What’s more, IIM Nagpur is looking further afield to expand its reach: it is planning a new campus in Singapore in the next two to three years to establish a firm base in South-East Asia.
While Bhimaraya has already made his mark, he sees major challenges ahead – which he is excited about taking on, to raise the institute to the next orbit. “I can see four challenges,” he explains.
“One, attracting the best academic talent. In business school, two things are important: academically qualified and professionally qualified faculties. To teach the practitioner-oriented courses, we need seasoned professionals to teach banking, advertising management, sales and distribution management, and project and supply chain management. In such courses, practitioners can help make the students understand on-ground realities.
“Our second challenge is strategic partnerships with leading global business schools. Recently, we have built seven strategic partnerships globally. We have established dual-degree programs with the University of Lille, France, where their students can come and do the dual degree with us, and our students can go there for the same.
“Third is establishing strong industry connections. The challenge for business schools is that the right balance must be achieved between theory and practice. IIM Nagpur has established leadership in the area of strong industry connectivity. The fourth – and the most important, particularly for India – is restructuring the institute program as per the new National Education Policy (NEP 2020), which has introduced interdisciplinary and multidisciplinary concepts.”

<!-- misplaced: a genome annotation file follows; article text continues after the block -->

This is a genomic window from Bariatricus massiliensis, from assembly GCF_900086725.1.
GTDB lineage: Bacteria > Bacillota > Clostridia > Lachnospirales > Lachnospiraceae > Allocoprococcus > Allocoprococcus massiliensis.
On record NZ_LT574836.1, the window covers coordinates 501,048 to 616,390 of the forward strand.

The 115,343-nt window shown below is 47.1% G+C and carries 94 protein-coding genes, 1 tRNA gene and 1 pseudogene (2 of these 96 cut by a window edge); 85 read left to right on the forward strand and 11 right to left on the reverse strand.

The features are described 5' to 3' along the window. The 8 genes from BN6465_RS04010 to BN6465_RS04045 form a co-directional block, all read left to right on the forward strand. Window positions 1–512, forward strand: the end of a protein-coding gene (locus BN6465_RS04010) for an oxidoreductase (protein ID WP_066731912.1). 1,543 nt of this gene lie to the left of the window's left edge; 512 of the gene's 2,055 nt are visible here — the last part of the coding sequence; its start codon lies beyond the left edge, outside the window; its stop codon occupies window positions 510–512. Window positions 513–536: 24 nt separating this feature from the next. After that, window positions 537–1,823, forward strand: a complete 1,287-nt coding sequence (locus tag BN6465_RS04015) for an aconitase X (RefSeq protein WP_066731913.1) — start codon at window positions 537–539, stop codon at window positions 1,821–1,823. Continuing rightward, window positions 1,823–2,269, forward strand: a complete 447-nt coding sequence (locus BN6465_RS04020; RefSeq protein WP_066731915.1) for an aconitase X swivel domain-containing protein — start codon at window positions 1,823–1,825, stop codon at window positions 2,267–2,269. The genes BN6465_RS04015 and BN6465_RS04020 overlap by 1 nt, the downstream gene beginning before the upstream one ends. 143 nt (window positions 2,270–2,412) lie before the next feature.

Bhimaraya wants IIM Nagpur to be a leader in implementing NEP 2020 by establishing schools of economics, humanities, arts and social sciences, leadership and behavioural science, decision sciences, operations management, information systems and a school of strategy and entrepreneurship. Every school will offer one-year master degree programs in their specialty.
“All the schools will together support our classic MBA program. I visualise NEP 2020 being implemented in this fashion, and hopefully many other institutions may follow it,” he says.
“Success in the organisation is measured in overall vertical and horizontal expansion of the institution. The holistic business school is successful if there is growth in five key areas: intellectual capital and research, growth in MBA and PhD programs, growth in executive education and growth in consultancy, and most importantly, the participation of higher education in the nationbuilding activities of the government.”
IIM Nagpur has several distinct advantages over other institutions because of its location in the heart of India, Bhimaraya says, as well as its connectedness through airports, highways and rail lines. Nagpur is also the logistics capital of India, with the institute located in the heart of the IT and other industries in the multi-product special economic zone. It’s not enough to build competency, he adds; capability is essential.
“We have excellent opportunities to put industry leaders into classrooms. IIM Nagpur focuses on new generations. When I joined, I started with the top industry leaders in the country in partnerships for the revision of the curriculum, and we added new-generation skills. We are bringing a focus on phenomena-based learning, project-based learning and also global immersion programs.” Bhimaraya’s vision of a new education paradigm in India is already reality.